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Daw Suu's Letter from Burma #14

Mainichi Daily News, Monday, February 26, 1996


Letter from Burma No. 14 by Aung San Suu Kyi

	A couple of weeks ago some friends of mine became grandparents for the
first time when their daughter gave birth to a little girl. The husband
accepted his new status as grandfather with customary joviality, while the
wife, too young-looking and pretty to fit into the conventional idea of a
cozily aged grandmother, found it a somewhat startling experience. The baby
was the first grandchild for the "boy's side" as well, so she was truly a
novel addition to the family circle, the subject of much adored attention. I
was told the paternal grandfather was especially pleased because the baby
had been born in the Burmese month of /Pyatho/, an auspicious time for the
birth of a girl child.
	In societies where the birth of a girl is considered a disaster, the
atmosphere of excitement and pride surrounding my friends' granddaughter
would have caused astonishment. In Burma there is no prejudice against girl
babies. In fact there is a general belief that daughters are more dutiful
and loving than sons and many Burmese parents welcome the birth of daughter
as an assurance that they will have somebody to take care of them in their
old age.
	My friends' granddaughter was only 12 days old when I went to admire her.
She lay swaddled in pristine white on a comfortable pile of blankets and
sheets spread on the wooden floor of my friends' bungalow, a small dome of
mosquito netting arched prettily over her.  It had been a long time since I
had seen such a tiny baby and I wast struck by its miniature perfection.  I
do not subscribe to the Wodehousian view that all babies look like poached
eggs.  Even if they do not have clearly defined features, babies have
distinct expressions that mark them off as individuals from birth.  And they
certainly have individual cries, a fact learned soon after the birth of my
first son.  It only took me a few hours to realize that the yell of each
tiny, vociferous inmate of the maternity hospital had its own unique pitch,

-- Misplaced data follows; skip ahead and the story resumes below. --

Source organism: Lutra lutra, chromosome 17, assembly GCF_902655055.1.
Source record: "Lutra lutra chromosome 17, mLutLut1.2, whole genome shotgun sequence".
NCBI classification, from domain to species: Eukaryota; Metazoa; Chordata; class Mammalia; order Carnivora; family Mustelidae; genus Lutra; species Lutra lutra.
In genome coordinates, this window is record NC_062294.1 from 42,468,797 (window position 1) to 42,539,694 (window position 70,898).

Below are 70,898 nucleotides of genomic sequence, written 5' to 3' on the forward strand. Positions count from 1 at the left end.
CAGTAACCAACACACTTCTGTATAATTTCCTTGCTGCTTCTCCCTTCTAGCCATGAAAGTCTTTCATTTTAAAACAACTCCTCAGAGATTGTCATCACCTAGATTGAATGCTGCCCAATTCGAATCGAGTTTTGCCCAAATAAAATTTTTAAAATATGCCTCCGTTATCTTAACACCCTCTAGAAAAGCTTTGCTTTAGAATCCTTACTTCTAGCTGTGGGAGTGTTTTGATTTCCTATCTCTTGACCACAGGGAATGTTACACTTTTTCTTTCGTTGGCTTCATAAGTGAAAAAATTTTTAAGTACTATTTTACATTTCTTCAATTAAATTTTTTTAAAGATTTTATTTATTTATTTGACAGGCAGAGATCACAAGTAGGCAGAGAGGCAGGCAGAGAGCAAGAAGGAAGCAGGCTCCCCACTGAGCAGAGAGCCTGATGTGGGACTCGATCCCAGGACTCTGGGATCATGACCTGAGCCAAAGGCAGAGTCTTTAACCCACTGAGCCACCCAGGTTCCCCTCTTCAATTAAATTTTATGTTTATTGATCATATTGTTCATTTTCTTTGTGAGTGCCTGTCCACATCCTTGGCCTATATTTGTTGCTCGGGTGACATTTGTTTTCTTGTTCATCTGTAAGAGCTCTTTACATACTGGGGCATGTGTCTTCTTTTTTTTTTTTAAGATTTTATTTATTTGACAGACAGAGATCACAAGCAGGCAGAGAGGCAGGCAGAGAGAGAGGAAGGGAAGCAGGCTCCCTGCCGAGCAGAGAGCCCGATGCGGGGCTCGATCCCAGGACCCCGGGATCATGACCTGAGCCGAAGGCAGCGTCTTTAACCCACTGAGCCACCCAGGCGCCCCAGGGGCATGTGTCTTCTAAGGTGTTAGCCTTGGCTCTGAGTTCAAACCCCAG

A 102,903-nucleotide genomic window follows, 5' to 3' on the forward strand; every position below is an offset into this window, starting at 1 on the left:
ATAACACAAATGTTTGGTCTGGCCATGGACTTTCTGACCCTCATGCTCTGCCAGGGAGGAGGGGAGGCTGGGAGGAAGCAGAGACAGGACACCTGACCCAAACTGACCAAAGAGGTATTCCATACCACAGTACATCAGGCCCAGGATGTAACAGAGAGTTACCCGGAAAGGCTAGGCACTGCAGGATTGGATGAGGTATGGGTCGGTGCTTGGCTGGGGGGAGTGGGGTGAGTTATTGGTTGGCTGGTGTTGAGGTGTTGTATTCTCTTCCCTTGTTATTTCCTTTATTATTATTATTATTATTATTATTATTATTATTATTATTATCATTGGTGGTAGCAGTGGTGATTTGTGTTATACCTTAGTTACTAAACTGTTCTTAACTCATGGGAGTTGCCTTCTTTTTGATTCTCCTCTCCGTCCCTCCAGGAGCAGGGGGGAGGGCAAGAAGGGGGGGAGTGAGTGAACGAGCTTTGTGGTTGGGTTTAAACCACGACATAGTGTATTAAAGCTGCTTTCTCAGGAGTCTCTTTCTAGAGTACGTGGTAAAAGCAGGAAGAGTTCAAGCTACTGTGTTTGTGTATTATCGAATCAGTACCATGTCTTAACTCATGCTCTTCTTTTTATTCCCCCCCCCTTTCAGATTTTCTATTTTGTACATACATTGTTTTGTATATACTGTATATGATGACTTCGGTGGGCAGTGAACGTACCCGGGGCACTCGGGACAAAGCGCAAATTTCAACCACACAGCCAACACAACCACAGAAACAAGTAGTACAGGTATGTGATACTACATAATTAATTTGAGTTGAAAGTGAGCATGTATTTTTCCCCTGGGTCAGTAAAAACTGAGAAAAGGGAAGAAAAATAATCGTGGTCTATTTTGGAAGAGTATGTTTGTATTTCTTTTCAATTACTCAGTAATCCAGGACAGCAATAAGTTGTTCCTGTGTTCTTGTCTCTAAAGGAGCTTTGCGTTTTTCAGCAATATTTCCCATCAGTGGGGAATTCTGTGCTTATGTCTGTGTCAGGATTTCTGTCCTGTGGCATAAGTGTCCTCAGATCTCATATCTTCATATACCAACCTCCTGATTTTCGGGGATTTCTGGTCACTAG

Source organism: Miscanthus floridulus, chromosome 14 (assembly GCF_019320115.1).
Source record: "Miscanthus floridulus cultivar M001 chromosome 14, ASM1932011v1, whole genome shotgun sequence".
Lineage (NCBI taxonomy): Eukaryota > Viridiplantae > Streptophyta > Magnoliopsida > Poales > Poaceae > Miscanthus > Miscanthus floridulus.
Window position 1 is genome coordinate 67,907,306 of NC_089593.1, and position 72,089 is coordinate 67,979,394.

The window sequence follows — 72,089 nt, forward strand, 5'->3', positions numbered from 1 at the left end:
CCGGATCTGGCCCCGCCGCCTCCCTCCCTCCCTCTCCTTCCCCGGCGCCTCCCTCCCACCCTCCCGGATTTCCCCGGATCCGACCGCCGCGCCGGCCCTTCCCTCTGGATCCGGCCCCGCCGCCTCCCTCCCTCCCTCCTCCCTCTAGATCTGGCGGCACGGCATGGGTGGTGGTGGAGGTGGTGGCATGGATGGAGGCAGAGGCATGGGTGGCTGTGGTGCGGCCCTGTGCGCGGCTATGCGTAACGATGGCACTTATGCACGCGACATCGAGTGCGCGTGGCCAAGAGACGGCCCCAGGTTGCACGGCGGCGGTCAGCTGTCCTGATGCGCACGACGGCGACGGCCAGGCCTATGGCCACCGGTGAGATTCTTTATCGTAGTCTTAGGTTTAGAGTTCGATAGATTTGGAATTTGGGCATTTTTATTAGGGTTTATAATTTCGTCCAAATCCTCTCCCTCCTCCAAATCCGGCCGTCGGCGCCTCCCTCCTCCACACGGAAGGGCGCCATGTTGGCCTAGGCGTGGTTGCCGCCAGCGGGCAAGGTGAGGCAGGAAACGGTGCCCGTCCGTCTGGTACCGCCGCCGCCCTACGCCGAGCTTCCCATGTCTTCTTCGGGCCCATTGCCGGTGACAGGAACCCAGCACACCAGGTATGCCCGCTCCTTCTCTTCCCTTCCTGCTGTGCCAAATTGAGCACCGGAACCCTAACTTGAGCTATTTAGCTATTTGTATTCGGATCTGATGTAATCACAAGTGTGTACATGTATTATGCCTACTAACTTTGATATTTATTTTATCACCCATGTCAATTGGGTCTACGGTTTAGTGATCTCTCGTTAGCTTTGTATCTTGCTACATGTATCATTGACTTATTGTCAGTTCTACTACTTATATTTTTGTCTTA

cadence range and grace notes.
	My friends' grandchild however did not provide me with a chance to
familiarize myself with her particular milk call.  Throughout my visit she
remained as inanimate and still as a carved papoose on display in a museum,
oblivious of the fuss and chatter around her.  At one time her eyelids
fluttered slightly and she showed signs of stirring but it was a false
alarm.  She remained resolutely asleep even when I picked her up and we all
clustered around to have our photograph taken with the new star in our
	Babies, I have read somewhere, are specially constructed to present an
appealingly vulnerable appearance aimed at arousing tender, protective
instincts: only then can tough adults be induced to act as willing slaves to
demanding little beings utterly incapable of doing anything for themselves.
It has also been claimed that there is something about the natural smell of
a baby's skin that invites cuddles and kisses.  Certainly I like both the
shape and smell of babies, but I wonder whether their attraction does not
lie in something more than merely physical attributes.  Is it not the
thought of a life stretching out like a shining clean slate on which might
one day be written the most beautiful prose and poetry of existence that
engenders such joy in the hearts of the parent and grandparents of a newly
born child?  The birth of a baby is an occasion for weaving hopeful dreams
about the future.
	However, in some families parents are not able to indulge long in dreams
over their children.  The infant mortality rate in Burma is 94 per 1,000
live births, the fourth highest among the nations of the East Asia and
Pacific Region.  The mortality rate for those under the age of five too is
the fourth highest in the region, 147 per 1,000.  And the maternal mortality
rate is the third highest in the region at the official rate of 123 per
100,000 live births.  (United Nations agencies surmise that the actual
maternal mortality rate is in fact higher, 140 or more per 100,000.)
	The reasons for these high mortality rates are malnutrition, lack of access
to safe water and sanitation, lack of access to health services and lack of
caring capacity, which includes programs for childhood development, primary
education and health education.  In summary, there is a strong need in Burma
for greater investment in health and education.  Yet government expenditure
in both sectors as proportion of the budget has been falling steadily.
Education accounted for 5.9 percent of the budget in 1992-93, 5.2 percent in
1993-94 and 5 percent in 1994-95.  Similarly government spending on health
care has dropped from 2.6 percent in 1992-93 to 1.8 percent in 1993-94 and
1.6 percent in 1994-95.
	Some of the best indicators of a country developing along the right lines
are healthy mothers giving birth to healthy children who are assured of good
care and a sound education that will enable them to face the challenges of a
changing world.  Our dreams for the future of the children of Burma have to
be woven firmly around a commitment to better health care and better education.
* * *
This article is one of a yearlong series of letters, the Japanese
translation of which appears in the Mainichi Shimbun the same day, or the
previous day in some areas.